For Pride Month, we are highlighting a few of the notable LGBTQ+ inventors and innovators past and present who have made an impact in STEM.
Alan was a widely respected computer scientist and mathematician. One of his great successes was his vital code-cracking success in helping break the German Enigma code during World War II. Though not a patent-holder himself, his work served as a solid foundation for many modern inventions. In 1936, he wrote a ground-breaking paper exploring the theory of instruction-processing machines. His ideas in this paper are thought to be responsible for the birth of computers. Turing is also known for his thought experiment behind testing a machine's ability to show human-like behavior is a corner of artificial intelligence (AI) engineering: the "Turing Test." His input also became a core component of the "Complete Automated Public Turing Test" (CAPTCHA).
Sadly, Turing took his own life at age 41, two years after being outed as gay, convicted of "indecency," and subject to chemical castration as punishment because homosexuality was a crime in Great Britain. He was granted a posthumous pardon almost 60 years later.
Sally joined NASA in 1978 and became the first American woman in space in 1983, making her the third woman in space overall. She was the youngest American astronaut to have traveled to space, having done so at the age of 32. She worked at Stanford University's Center for International Security and Arms Control, then at the University of California, San Diego researching nonlinear optics and Thomson scattering. She served on the committees that investigated the Challenger and Columbia space shuttle disasters, the only person to participate in both.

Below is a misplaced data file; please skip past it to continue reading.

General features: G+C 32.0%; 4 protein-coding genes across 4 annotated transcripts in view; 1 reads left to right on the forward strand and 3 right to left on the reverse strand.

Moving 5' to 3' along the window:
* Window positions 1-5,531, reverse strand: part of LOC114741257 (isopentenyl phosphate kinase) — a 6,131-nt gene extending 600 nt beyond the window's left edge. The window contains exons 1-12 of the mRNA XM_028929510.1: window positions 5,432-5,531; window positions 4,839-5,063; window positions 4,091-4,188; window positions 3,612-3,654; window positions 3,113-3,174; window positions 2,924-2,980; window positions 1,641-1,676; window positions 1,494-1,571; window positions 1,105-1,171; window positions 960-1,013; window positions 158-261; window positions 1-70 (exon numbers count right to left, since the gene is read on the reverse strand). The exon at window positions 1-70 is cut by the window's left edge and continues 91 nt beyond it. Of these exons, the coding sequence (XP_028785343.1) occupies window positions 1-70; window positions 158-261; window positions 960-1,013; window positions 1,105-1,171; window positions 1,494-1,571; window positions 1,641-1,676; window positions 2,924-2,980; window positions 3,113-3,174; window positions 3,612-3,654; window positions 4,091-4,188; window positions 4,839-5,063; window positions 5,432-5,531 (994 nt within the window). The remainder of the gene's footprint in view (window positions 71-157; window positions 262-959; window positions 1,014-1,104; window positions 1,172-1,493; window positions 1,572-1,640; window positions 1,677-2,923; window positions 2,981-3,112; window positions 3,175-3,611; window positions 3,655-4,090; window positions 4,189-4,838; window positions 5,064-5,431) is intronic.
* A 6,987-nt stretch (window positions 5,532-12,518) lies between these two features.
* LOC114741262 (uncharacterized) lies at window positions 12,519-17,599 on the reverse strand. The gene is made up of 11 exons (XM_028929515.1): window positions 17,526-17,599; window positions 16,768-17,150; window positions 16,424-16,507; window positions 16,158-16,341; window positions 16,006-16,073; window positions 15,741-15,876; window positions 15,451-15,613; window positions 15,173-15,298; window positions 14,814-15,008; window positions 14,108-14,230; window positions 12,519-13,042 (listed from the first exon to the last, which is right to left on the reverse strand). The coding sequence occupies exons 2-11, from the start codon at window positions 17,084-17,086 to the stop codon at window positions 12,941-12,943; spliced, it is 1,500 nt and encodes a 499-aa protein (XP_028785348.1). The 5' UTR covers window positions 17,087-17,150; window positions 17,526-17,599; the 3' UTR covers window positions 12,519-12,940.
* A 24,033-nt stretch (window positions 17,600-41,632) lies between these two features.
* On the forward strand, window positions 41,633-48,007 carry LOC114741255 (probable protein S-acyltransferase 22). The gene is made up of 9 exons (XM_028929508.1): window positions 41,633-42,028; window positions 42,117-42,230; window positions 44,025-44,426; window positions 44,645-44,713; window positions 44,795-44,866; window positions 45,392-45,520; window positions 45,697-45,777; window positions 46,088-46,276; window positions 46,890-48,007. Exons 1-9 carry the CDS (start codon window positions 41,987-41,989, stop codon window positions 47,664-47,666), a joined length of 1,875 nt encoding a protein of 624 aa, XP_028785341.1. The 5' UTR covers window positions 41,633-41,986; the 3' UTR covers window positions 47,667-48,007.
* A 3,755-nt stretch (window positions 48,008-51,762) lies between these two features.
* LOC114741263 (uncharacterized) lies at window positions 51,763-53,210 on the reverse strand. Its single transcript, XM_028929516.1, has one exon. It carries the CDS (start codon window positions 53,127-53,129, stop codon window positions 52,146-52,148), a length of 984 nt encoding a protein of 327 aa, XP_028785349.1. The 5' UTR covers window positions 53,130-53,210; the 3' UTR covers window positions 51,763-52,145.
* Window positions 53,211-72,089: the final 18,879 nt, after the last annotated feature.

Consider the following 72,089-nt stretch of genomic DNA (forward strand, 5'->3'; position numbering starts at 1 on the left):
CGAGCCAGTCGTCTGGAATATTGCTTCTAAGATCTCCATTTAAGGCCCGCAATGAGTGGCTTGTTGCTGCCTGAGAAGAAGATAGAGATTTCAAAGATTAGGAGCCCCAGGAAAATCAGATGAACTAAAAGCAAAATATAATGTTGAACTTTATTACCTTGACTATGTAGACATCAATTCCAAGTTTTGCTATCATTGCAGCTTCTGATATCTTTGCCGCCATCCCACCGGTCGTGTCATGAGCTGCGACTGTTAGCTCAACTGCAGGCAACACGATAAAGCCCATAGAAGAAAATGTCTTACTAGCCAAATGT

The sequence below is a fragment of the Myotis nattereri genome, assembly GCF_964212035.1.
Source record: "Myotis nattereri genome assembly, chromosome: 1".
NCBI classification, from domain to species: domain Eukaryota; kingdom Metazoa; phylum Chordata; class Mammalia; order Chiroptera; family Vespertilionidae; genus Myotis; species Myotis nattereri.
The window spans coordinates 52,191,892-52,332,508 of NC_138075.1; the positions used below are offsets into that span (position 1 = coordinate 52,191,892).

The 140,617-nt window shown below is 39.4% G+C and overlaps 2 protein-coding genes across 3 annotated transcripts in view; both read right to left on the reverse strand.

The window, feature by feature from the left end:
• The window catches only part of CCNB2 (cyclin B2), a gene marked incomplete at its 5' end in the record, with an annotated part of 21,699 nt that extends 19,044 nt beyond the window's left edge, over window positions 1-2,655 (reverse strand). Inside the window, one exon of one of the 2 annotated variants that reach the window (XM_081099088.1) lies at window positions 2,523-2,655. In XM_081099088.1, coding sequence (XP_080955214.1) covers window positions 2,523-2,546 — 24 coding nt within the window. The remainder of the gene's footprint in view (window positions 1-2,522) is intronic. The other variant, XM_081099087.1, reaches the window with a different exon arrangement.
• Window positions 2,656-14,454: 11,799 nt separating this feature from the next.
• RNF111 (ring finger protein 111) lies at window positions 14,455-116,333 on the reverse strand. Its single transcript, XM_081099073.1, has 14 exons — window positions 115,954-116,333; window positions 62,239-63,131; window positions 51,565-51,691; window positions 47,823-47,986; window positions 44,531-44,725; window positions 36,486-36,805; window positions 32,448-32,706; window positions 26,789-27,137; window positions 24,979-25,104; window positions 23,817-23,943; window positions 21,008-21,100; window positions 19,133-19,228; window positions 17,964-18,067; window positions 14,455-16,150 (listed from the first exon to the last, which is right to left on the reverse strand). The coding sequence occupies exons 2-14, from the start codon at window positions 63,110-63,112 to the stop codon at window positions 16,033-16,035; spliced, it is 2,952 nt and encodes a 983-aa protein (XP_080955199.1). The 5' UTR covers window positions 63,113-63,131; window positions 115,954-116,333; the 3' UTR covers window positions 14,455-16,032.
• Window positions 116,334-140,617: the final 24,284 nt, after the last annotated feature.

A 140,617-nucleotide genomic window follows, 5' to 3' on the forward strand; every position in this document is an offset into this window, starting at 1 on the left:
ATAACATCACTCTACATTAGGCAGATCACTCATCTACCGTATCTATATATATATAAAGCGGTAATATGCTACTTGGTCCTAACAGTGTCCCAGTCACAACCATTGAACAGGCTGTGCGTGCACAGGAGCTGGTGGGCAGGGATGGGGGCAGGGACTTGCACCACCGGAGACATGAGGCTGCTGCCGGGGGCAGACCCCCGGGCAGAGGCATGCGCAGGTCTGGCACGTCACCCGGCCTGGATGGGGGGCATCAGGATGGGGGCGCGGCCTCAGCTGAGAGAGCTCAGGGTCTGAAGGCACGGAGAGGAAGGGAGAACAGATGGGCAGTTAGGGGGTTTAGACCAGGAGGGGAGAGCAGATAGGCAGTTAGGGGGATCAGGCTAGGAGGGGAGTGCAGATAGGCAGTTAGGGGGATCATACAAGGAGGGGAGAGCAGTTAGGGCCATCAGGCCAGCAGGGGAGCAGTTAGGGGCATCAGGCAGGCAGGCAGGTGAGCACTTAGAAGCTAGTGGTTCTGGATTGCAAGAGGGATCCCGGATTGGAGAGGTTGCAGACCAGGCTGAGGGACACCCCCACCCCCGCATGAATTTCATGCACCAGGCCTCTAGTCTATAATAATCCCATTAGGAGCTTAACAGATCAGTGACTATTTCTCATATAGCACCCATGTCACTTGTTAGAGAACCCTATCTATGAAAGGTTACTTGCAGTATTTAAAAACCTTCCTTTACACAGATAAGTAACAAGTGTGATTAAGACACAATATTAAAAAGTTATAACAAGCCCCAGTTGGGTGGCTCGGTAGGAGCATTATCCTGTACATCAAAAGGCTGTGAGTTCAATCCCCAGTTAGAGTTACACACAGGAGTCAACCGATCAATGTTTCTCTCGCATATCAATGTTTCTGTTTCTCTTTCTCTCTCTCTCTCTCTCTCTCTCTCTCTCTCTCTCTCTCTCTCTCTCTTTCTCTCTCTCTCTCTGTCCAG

Sally died of pancreatic cancer in 2012. She left the decision to come out as a member of the LGBTQ community up to her life partner, Tam O’Shaughnessy, who disclosed the relationship during Sally’s obituary.
Sean was recognized as LGBTQ+ Scientist of the Year in 2020 by the National Organization of Gay and Lesbian Scientists and Technical Professionals (NOGLSTP) for his substantial contributions to the field of virology. He made notable discoveries in Ebola and Rabies research, as well as innovations in antiviral therapeutics. Sean is a patent holder for "methods for treating Filoviridae infections" which includes Ebola virus infections. He is currently the Chair of the Department of Molecular Microbiology at Washington University School of Medicine in St. Louis.
Lynn holds a notable number of innovations from her work at MIT, IBM, Xerox PARC, and DARPA. She is credited with the invention of generalized dynamic instruction handling, used in most modern computer processors today to improve performance. She is known for her work also on VSLI microchip design, which has revolutionized the industry. She was significantly involved in videophone technology in the 90s. She was an Associate Professor at EECS at MIT who pioneered the teaching of new digital system design methods. Also was a professor of EECS at U of M, and has retired in rural Michigan.
Lynn completed her gender transition in 1968. When she came out as Trans, she was fired from IBM. However in 2020, IBM apologized and gave her a lifetime achievement award. She is now a lead transgender activist and was named one of the "Stonewall 40 Trans Heros."